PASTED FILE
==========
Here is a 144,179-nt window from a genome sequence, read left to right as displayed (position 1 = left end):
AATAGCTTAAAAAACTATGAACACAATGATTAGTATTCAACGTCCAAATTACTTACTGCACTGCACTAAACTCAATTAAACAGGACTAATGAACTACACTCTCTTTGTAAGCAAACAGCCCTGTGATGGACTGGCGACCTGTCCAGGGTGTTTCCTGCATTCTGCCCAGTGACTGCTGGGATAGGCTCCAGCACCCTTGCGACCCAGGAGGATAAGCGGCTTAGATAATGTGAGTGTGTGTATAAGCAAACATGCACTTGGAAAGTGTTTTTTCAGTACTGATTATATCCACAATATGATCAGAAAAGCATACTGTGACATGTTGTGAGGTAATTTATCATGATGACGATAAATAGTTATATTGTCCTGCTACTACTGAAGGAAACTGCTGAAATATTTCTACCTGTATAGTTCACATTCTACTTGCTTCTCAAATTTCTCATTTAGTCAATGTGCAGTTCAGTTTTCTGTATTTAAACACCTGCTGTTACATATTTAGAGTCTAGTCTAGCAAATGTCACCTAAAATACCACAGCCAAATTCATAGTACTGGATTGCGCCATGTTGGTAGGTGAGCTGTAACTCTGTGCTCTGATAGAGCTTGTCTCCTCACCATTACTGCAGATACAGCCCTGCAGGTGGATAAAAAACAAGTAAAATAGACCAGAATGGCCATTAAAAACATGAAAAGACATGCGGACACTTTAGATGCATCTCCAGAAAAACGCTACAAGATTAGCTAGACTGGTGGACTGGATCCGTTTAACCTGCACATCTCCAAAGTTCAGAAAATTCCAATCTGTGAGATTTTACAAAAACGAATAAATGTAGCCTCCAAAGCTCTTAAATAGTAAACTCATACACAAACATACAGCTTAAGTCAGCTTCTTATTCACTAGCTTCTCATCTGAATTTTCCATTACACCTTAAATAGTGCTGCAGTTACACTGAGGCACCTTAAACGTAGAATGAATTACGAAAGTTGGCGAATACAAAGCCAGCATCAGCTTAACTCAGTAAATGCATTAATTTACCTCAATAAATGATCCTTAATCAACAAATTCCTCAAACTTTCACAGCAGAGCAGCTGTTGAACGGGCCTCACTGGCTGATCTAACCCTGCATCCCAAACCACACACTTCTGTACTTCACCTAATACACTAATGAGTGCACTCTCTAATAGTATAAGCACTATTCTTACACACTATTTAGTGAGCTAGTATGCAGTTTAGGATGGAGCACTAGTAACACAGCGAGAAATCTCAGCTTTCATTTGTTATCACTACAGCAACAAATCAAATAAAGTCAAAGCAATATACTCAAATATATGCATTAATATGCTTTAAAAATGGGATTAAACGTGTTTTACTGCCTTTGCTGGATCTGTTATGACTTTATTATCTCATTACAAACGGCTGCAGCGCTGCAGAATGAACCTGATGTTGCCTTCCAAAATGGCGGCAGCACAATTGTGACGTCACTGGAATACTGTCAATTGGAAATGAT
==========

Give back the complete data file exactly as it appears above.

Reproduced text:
Here is a 144,179-nt window from a genome sequence, read left to right as displayed (position 1 = left end):
AATAGCTTAAAAAACTATGAACACAATGATTAGTATTCAACGTCCAAATTACTTACTGCACTGCACTAAACTCAATTAAACAGGACTAATGAACTACACTCTCTTTGTAAGCAAACAGCCCTGTGATGGACTGGCGACCTGTCCAGGGTGTTTCCTGCATTCTGCCCAGTGACTGCTGGGATAGGCTCCAGCACCCTTGCGACCCAGGAGGATAAGCGGCTTAGATAATGTGAGTGTGTGTATAAGCAAACATGCACTTGGAAAGTGTTTTTTCAGTACTGATTATATCCACAATATGATCAGAAAAGCATACTGTGACATGTTGTGAGGTAATTTATCATGATGACGATAAATAGTTATATTGTCCTGCTACTACTGAAGGAAACTGCTGAAATATTTCTACCTGTATAGTTCACATTCTACTTGCTTCTCAAATTTCTCATTTAGTCAATGTGCAGTTCAGTTTTCTGTATTTAAACACCTGCTGTTACATATTTAGAGTCTAGTCTAGCAAATGTCACCTAAAATACCACAGCCAAATTCATAGTACTGGATTGCGCCATGTTGGTAGGTGAGCTGTAACTCTGTGCTCTGATAGAGCTTGTCTCCTCACCATTACTGCAGATACAGCCCTGCAGGTGGATAAAAAACAAGTAAAATAGACCAGAATGGCCATTAAAAACATGAAAAGACATGCGGACACTTTAGATGCATCTCCAGAAAAACGCTACAAGATTAGCTAGACTGGTGGACTGGATCCGTTTAACCTGCACATCTCCAAAGTTCAGAAAATTCCAATCTGTGAGATTTTACAAAAACGAATAAATGTAGCCTCCAAAGCTCTTAAATAGTAAACTCATACACAAACATACAGCTTAAGTCAGCTTCTTATTCACTAGCTTCTCATCTGAATTTTCCATTACACCTTAAATAGTGCTGCAGTTACACTGAGGCACCTTAAACGTAGAATGAATTACGAAAGTTGGCGAATACAAAGCCAGCATCAGCTTAACTCAGTAAATGCATTAATTTACCTCAATAAATGATCCTTAATCAACAAATTCCTCAAACTTTCACAGCAGAGCAGCTGTTGAACGGGCCTCACTGGCTGATCTAACCCTGCATCCCAAACCACACACTTCTGTACTTCACCTAATACACTAATGAGTGCACTCTCTAATAGTATAAGCACTATTCTTACACACTATTTAGTGAGCTAGTATGCAGTTTAGGATGGAGCACTAGTAACACAGCGAGAAATCTCAGCTTTCATTTGTTATCACTACAGCAACAAATCAAATAAAGTCAAAGCAATATACTCAAATATATGCATTAATATGCTTTAAAAATGGGATTAAACGTGTTTTACTGCCTTTGCTGGATCTGTTATGACTTTATTATCTCATTACAAACGGCTGCAGCGCTGCAGAATGAACCTGATGTTGCCTTCCAAAATGGCGGCAGCACAATTGTGACGTCACTGGAATACTGTCAATTGGAAATGAT